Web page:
Argument: China has aggressively transported ethnic Chinese into Tibet
“Proving Truth from Facts”. Released by the Tibetan Government-in-Exile on 7 July 1993 partly in response to China’s white paper. – “Population Transfer
In many regions of Tibet and in the urban areas, Tibetans are already greatly outnumbered by Chinese settlers and administrators. All instruments of political, economic, social and even cultural power in Tibet are in the hands of the Chinese. In reality Tibetans are fast being marginalised and becoming second-class citizens in their own country. The population transfer policy is carried out with the help of Government incentive programs for Chinese to relocate in Tibet. Higher wages, special housing, business and pension benefits are but some of the incentives provided. China’s fourth population census in 1990 put the Chinese population (including a small number of Mongols) in the Tibetan provinces of Kham and Amdo at 4,927,369. However, it is said that there is at least one unregistered Chinese for every two registered ones.
The policy and practice of population transfer is not only a violation of the Fourth 1949 Geneva Convention, it also constitutes a violation of the human rights of the people into whose territory the settlers are being transferred. In Tibet, population transfer presents the greatest threat to the survival of the Tibetan people and culture and is therefore a form of ethnic submersion and cultural genocide.”
“Congressional Gold Medal Ceremony – transcripts of speeches and webcast , The Tibet Post” “Today we watch China as it rapidly moves forward. Economic liberalization has led to wealth, modernization and great power. I believe that today’s economic success of both India and China, the two most populated nations with long history of rich culture, is most deserving. With their new-found status, both of these two countries are poised to play important leading role on the world stage. In order to fulfill this role, I believe it is vital for China to have transparency, rule of law and freedom of information. Much of the world is waiting to see how China’s concepts of “harmonious society” and “peaceful rise” would unfold. Today’s China, being a state of many nationalities, a key factor here would be how it ensures the harmony and unity of its various peoples. For this, the equality and the rights of these nationalities to maintain their distinct identities are crucial. With respect to my own homeland Tibet, today many people, both from inside and outside, feel deeply concerned about the consequences of the rapid changes taking place. Every year, the Chinese population inside Tibet is increasing at an alarming rate. And, if we are to judge by the example of the population of Lhasa, there is a real danger that the Tibetans will be reduced to an insignificant minority in their own homeland. This rapid increase in population is also posing serious threat to Tibet’s fragile environment. Being the source of many of Asia’s great rivers, any substantial disturbance in Tibet’s ecology will impact the lives of hundreds of millions. Furthermore, being situated between India and China, the peaceful resolution of the Tibet problem also has important implications for lasting peace and friendly relation between these two great neighbors.”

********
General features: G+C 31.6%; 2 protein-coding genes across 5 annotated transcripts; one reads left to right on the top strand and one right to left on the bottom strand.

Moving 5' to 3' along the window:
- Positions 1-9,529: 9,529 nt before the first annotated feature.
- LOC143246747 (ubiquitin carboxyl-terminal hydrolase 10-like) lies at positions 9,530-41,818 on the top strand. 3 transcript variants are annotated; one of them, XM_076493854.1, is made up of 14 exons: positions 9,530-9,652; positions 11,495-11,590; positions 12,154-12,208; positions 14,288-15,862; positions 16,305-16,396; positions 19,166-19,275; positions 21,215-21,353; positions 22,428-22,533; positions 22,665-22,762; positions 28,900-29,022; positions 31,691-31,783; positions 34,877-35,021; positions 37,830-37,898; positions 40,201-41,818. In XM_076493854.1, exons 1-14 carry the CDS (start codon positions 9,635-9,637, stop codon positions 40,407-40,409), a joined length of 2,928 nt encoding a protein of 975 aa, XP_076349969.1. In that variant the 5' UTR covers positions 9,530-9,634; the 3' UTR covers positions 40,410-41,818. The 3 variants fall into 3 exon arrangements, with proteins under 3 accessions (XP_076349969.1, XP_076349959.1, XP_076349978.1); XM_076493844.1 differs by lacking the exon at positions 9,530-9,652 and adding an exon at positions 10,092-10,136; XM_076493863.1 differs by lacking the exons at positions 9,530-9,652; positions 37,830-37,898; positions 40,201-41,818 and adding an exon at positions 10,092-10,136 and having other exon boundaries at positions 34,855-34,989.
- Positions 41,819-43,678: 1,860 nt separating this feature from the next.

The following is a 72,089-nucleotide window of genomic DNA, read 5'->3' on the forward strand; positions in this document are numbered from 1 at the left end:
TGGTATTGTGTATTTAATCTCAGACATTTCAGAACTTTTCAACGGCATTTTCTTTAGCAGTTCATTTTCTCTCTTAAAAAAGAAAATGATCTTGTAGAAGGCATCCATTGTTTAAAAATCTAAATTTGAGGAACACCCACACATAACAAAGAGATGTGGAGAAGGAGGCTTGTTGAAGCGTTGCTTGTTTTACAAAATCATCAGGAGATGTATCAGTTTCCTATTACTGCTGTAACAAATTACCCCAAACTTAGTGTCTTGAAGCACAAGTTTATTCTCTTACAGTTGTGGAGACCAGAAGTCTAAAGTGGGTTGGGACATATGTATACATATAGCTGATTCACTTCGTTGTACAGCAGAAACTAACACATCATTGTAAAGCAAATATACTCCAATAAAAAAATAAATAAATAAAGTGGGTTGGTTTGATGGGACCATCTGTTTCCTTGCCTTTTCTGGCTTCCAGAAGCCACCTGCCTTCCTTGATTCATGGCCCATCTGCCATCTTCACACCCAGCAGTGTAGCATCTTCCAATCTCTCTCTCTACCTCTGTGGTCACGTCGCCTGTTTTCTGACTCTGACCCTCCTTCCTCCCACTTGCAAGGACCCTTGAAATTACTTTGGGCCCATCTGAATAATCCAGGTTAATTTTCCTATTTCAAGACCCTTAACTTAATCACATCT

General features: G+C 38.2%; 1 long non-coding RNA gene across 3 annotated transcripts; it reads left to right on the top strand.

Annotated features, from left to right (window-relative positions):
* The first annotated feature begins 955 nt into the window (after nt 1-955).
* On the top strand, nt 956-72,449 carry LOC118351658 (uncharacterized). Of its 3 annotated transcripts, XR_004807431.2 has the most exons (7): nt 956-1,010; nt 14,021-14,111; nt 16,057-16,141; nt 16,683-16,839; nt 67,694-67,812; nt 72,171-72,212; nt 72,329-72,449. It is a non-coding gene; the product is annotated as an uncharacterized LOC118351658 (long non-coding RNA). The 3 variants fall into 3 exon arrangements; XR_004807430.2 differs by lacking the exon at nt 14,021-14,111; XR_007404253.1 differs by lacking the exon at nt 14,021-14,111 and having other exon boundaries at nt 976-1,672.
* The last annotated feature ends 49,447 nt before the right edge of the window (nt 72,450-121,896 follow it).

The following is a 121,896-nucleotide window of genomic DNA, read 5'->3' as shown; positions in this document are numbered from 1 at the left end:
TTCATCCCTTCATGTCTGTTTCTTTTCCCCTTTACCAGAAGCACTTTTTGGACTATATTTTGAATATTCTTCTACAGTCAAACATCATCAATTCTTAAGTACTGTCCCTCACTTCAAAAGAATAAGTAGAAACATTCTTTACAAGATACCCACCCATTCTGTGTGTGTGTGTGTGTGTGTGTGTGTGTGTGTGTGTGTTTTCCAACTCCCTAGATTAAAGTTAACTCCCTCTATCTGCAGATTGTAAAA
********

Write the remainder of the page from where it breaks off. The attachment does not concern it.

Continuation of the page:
Beijing has admitted a policy of deliberately encouraging Chinese to settle on a long-term basis in Tibet.
The influx of Chinese nationals has destabilised the economy. Forced agricultural modernisations led to extensive crop failures and Tibet’s first recorded famine (1960-1962), in which 340,000 Tibetans died. Tibetan farms and grazing lands have been confiscated and incorporated into collectivised and communal farms.
Resettlement of Chinese migrants has placed Tibetans in the minority in many areas, including Lhasa, causing chronic unemployment among Tibetans.
Official figures put the number of non-Tibetans in the TAR at 79,000. Independent research puts the figure at 250,000 to 300,000, and for the whole of Tibet 5 to 5.5 million Chinese to 4.5 million Tibetans. In Kham and Amdo the Chinese outnumber Tibetans many times over.”
Chinese settlers now dominate the economy of Tibet. The rapid development that is taking place in Tibet is carried out in such a way as to benefit the settler population rather than Tibetans. Chinese control of Tibet is being consolidated by the assimilation of the Tibetan people and economy into China, with the aim of transforming Tibet into a Chinese province. A 1994 study into immigration to Tibet, commissioned by Tibet Support Group UK, concluded that the Chinese government is responsible for having set up a framework which facilitates and encourages migration to Tibet. (New Majority: Chinese Population Transfer Into Tibet, Tibet Support Group 1994).” [see full article]